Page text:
NETFLIX REDUX

Posted in competitive advantage, Crisis Management, Gauge Your Competition, NETFLIX, Respect your customers, You Don't Have a Monopoly on October 27th, 2011 by mnayor

Those fickle consumers! After being presented with a whopping monthly price increase of 60%, 800,000 U.S. subscribers bailed on Netflix in the third quarter of this year. And the company’s stock tanked as a result. At the close of business Monday October 24th the Company’s stock was at 119. By Tuesday morning it was at 75 and currently hovers at 80. In July it was $300. This, while the company has negotiated a potentially great deal with Dreamworks Animation and posted third quarter earnings that rose an impressive 65% from $38 million to $62.5 million. What does this say about investor confidence?

True, the Company has admitted candidly to shareholders that it moved too quickly and dramatically to raise prices although it has emphasized that the new prices are where they have to be in the longer term. But, there is a bit of defiance in between the lines. Interviewed by The New York Times for its October 23rd Magazine Section, Reed Hastings, CEO of Netflix observes that when Netflix started its stock price was $7.50 and it had a million subscribers and it is a mistake to measure everything by what happened recently. Fair enough.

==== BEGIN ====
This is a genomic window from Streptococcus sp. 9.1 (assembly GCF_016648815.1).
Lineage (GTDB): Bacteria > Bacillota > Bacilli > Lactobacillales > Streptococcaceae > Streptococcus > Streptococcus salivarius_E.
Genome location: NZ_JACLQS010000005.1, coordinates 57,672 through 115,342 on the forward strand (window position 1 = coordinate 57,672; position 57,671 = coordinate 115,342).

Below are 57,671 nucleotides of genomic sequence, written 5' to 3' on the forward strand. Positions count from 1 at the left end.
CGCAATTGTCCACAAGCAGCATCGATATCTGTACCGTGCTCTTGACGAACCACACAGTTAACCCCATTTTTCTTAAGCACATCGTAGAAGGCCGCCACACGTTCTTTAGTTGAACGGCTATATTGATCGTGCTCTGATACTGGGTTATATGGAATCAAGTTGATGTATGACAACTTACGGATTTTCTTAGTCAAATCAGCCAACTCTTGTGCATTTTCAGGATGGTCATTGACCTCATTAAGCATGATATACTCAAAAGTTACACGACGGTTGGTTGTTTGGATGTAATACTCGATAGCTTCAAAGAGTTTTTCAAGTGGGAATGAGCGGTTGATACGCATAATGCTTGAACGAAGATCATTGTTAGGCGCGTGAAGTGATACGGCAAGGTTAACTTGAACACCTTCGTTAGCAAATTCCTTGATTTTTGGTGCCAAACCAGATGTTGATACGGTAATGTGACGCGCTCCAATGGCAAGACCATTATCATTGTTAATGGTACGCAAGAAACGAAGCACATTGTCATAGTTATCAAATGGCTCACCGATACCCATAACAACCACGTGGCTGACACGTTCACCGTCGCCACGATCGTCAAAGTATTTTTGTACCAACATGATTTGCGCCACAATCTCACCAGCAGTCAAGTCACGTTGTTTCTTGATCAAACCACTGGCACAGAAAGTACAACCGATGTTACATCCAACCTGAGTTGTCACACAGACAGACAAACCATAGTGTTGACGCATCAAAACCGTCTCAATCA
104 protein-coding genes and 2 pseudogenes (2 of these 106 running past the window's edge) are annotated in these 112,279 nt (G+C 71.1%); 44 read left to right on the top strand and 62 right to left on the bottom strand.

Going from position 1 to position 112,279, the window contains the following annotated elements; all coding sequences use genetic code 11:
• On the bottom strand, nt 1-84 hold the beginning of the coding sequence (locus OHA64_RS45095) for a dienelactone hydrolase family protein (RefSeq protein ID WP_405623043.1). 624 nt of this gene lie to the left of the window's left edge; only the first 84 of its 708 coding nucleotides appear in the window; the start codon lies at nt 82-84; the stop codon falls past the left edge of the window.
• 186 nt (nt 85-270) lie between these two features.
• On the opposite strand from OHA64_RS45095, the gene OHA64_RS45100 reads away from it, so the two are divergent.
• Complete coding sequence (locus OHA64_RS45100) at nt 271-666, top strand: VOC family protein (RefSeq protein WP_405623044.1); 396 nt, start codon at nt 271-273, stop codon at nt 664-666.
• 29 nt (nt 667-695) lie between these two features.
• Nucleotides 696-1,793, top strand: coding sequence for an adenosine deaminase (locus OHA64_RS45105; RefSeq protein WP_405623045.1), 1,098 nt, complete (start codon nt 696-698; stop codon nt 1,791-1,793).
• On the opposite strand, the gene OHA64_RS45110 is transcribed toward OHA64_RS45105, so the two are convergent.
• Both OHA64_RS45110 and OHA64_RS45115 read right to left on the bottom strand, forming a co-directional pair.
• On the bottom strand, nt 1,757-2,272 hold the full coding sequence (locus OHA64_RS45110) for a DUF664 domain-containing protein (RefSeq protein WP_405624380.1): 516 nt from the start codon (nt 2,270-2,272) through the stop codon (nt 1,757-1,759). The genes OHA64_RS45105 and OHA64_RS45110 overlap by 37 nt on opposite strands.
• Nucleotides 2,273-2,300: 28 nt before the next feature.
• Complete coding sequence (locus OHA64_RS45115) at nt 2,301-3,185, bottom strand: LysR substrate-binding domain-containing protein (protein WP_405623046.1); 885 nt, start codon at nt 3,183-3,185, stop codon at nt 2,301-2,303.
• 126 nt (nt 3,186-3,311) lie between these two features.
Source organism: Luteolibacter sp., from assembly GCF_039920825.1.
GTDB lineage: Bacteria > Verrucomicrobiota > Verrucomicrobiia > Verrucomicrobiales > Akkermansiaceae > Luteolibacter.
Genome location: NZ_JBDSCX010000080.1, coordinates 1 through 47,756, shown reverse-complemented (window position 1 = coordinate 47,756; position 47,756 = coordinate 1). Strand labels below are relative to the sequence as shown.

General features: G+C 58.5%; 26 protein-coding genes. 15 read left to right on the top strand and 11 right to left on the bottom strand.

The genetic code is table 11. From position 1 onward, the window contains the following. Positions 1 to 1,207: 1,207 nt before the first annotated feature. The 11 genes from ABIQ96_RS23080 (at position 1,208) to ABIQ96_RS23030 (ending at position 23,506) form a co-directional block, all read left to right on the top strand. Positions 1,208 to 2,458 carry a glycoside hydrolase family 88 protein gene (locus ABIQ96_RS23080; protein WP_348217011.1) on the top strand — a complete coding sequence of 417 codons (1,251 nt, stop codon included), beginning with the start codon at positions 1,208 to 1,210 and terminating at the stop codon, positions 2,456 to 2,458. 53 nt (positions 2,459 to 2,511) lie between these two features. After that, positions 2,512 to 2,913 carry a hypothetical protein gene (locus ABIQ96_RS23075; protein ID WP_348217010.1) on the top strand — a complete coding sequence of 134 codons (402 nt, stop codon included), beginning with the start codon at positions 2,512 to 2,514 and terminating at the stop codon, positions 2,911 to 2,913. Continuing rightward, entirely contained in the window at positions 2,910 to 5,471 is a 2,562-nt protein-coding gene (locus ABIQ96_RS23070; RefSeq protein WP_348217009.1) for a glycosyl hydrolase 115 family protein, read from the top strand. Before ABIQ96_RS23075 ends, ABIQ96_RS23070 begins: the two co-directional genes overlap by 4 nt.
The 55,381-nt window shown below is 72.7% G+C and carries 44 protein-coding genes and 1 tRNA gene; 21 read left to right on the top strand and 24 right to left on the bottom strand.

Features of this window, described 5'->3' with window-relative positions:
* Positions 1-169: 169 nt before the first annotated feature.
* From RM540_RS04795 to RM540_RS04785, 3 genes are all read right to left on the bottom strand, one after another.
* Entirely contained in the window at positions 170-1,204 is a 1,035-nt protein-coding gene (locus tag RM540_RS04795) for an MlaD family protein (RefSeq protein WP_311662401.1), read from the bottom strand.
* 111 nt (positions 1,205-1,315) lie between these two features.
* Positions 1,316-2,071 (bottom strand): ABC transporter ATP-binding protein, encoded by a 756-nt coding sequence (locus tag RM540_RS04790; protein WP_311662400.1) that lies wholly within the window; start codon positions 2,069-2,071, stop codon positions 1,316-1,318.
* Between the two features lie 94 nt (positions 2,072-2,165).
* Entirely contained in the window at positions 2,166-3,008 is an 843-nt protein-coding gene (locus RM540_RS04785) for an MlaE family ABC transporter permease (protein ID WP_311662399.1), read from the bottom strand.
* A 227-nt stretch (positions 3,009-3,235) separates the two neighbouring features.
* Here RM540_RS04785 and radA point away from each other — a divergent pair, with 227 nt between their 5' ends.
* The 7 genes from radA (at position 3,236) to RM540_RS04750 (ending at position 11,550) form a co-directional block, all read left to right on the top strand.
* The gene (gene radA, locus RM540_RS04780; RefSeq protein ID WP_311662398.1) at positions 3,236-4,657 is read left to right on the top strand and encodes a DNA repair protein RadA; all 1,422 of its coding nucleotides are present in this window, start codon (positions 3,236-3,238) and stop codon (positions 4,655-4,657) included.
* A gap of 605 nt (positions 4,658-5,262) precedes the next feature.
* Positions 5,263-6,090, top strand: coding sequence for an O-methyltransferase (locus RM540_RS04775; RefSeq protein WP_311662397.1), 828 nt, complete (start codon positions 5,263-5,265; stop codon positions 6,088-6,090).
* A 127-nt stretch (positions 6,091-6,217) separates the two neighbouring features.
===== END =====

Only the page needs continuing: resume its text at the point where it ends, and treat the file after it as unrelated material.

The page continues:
But there seems to be a failure to recognize the obvious. Competition not only looms in the wings. It’s right in Netflix’s face. Confidence is good. Over-confidence can be dangerous. Hastings fails to recognize that Netflix does not have any special competitive advantage in its industry. Yes, it clobbered Blockbuster and yes it got a good jump on internet streaming. However, here’s what is competing with Netflix, now and in the future: cable networks, Direct TV, Dish, Hulu (currently being courted by Google and Amazon), Redbox, and that old stand-by Blockbuster which certainly sees an opportunity to jump back into the game big-time.

Netflix no longer has a monopoly on a product or an idea. Thus it must now compete on service and price. Unless it discovers a new method of delivery or obtains a lock on new products, it will have to provide a superior product at a fair price if it wishes to continue to distinguish itself from its competitors. Which may mean its heyday is over. And that’s the lesson all businesses can take away from the Netflix experience. Better to compete like you have competitors breathing down your neck rather than act like you are the kingpin to whom all customers shall pay homage.

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NETFLIX: A GOOD BUSINESS DECISION ON PAPER

Posted in Business Crises We Create, CONSIDER YOUR STAKEHOLDERS, Crisis Communication Failures, Crisis Management Consulting, DECISIONS IN A VACUUM, NETFLIX on September 21st, 2011 by mnayor